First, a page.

Departments November/December 2020

Baking Bread

By Sharon Burton | STC Associate Fellow

“I just don’t feel I understand bread,” I said to my boyfriend, Andy, one cold, inland Southern California January day in 2019. “I know how to make it, but I don’t really understand it.”

That’s how it started. I just wanted to understand bread.

Being a good technical communicator, of course I wanted to understand bread. It’s what we do—it’s not enough to write about train crossing equipment, we want to understand train crossing equipment. We’re a curious people, we tech comm folks, and I wanted to understand bread.

Every weekend for months, I made the same loaf of yeast-based bread. The first loaves were not great, but they were fresh bread, and we happily ate them. Finally, around June, I was consistently getting the results I wanted, and they were amazing.

Then I shifted to no-knead, fermented bread, and everything started to go off the tracks.

No-knead, fermented bread uses very little actual yeast and takes 12 to 18 hours to rise. That slow rise is really a fermenting period and adds a deep flavor to the bread that you can’t otherwise get. It’s the method I use for many of my breads now. It’s like shifting from copying and pasting text to automated content reuse—you just can’t go back.

For months, I made two loaves every weekend: One for us and one for friends. People started casually asking if I was making bread that weekend. I carried fresh bread into the gym to give to my personal trainer, pied piper to groups of skinny, gluten-free, paleo devotees caught in the fresh bread smell (Figure 1).

“I think I want to learn about sourdough,” I said to Andy one August afternoon in 2019, and that’s how we left the tracks completely and careened into the wilderness.

Sourdough is based on the wild yeast that grows in your environment. You grow and feed and nurture it to replace store-bought yeast in your breads. It’s how bread was made for hundreds (thousands?) of years when you couldn’t go to the local grocery and buy commercial yeast. You grew your own.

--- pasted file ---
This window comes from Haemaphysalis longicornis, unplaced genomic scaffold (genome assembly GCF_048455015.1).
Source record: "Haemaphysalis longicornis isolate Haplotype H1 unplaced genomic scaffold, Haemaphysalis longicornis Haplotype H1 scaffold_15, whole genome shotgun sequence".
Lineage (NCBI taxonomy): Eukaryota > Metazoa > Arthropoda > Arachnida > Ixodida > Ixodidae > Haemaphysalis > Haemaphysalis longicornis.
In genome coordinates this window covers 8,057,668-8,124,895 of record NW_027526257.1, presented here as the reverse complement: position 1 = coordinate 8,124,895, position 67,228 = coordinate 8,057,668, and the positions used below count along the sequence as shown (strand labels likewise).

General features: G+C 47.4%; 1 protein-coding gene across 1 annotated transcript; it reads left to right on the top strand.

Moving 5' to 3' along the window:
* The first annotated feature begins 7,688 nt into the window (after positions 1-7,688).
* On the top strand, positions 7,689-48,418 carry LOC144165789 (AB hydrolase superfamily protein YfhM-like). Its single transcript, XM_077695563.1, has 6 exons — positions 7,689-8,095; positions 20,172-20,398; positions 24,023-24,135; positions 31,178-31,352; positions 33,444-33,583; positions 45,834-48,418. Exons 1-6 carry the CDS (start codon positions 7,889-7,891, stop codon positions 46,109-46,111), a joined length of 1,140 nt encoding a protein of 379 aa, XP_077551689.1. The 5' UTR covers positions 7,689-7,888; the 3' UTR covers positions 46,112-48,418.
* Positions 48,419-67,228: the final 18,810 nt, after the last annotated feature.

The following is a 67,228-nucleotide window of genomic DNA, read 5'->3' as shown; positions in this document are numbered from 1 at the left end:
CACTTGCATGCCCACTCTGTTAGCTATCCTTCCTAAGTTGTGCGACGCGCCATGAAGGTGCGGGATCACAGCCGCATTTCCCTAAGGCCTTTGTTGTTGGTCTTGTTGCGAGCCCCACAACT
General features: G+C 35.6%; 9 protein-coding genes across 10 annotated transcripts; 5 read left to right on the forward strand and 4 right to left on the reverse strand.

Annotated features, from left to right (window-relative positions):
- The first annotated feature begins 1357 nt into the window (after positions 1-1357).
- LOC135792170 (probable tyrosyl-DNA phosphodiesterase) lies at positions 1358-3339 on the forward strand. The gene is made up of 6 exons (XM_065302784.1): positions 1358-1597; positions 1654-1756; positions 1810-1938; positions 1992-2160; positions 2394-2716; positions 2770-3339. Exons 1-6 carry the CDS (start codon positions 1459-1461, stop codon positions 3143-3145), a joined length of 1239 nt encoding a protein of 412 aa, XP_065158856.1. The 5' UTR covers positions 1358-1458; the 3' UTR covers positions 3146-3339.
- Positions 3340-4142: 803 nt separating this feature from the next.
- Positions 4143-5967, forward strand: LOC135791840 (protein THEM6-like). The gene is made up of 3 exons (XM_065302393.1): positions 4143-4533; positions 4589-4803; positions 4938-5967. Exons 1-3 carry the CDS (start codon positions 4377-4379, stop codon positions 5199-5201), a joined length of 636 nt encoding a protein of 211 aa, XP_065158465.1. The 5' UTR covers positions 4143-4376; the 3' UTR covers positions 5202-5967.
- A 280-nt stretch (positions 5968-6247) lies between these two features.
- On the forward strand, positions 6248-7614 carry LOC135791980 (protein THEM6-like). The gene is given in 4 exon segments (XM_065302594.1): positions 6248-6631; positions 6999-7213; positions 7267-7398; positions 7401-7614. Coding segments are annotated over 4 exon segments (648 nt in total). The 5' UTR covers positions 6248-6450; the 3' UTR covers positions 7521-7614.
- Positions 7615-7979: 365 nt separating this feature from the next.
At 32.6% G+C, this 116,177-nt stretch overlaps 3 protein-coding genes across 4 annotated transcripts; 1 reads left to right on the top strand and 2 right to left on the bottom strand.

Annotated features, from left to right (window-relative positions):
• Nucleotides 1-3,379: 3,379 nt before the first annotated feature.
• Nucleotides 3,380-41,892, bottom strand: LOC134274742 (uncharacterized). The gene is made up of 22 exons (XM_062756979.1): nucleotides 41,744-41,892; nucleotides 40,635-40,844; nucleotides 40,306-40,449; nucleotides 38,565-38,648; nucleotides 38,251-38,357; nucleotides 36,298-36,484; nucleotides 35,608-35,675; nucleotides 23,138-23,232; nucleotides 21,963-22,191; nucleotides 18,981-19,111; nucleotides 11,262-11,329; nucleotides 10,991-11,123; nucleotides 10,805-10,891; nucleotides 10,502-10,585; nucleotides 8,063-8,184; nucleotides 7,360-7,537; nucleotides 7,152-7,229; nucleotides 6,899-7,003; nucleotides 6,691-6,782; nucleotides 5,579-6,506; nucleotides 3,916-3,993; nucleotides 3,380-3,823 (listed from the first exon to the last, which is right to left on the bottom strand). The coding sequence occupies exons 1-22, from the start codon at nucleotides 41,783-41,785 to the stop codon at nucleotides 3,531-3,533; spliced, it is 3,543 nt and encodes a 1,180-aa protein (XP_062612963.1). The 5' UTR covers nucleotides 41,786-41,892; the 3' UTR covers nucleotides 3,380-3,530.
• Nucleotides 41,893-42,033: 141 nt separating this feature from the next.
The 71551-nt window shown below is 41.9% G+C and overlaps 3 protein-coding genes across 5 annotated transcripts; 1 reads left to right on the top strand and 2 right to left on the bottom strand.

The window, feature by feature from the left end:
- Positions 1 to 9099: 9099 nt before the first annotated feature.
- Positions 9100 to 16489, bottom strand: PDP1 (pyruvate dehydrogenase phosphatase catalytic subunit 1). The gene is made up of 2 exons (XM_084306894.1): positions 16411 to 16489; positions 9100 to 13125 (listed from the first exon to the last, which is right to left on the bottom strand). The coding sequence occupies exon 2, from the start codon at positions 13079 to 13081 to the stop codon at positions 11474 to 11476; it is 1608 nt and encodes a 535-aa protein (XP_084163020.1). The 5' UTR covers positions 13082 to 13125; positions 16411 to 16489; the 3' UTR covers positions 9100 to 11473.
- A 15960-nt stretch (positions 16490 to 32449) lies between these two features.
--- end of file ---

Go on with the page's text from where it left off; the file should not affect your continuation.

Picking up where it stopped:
I’ve grown my own, and her name is Sophia (Figure 2). She’s about 18 months old and has a lovely sharp, sour flavor. She lives on the counter in a big bucket, and I feed her daily. Sophia can, if we could travel, live in the refrigerator for up to 10 days between feedings.

Using store-bought yeast, I’ve also been working on mastering ciabatta bread and French bread. My baguettes are turning out well, but I’m not yet satisfied with my ciabatta. It’s a complex bread with exacting steps.

Do I understand bread now, as I start my third year of weekly bread baking? A little. Enough that I have two loaves of sourdough with aged cheddar and garden-grown jalapeño peppers in the oven on the proofing setting. They’re still on the first rise, after fermenting overnight on the counter. It’s my recipe, based on what I know and the results I want. And the house smells amazing.

There is so much more to learn, I may have years before I really understand bread.

SHARON BURTON (sharontechwriter@gmail.com) works remotely for Expel as a senior content strategist. In her spare time, she knits, sews, cooks, grows food, bakes bread, and rides her bike or—pandemic allowing—goes to the gym. Two nights a week, Sharon co-teaches baby engineers to communicate at the University of California, Riverside with fellow teacher Bonni Gonzalez.

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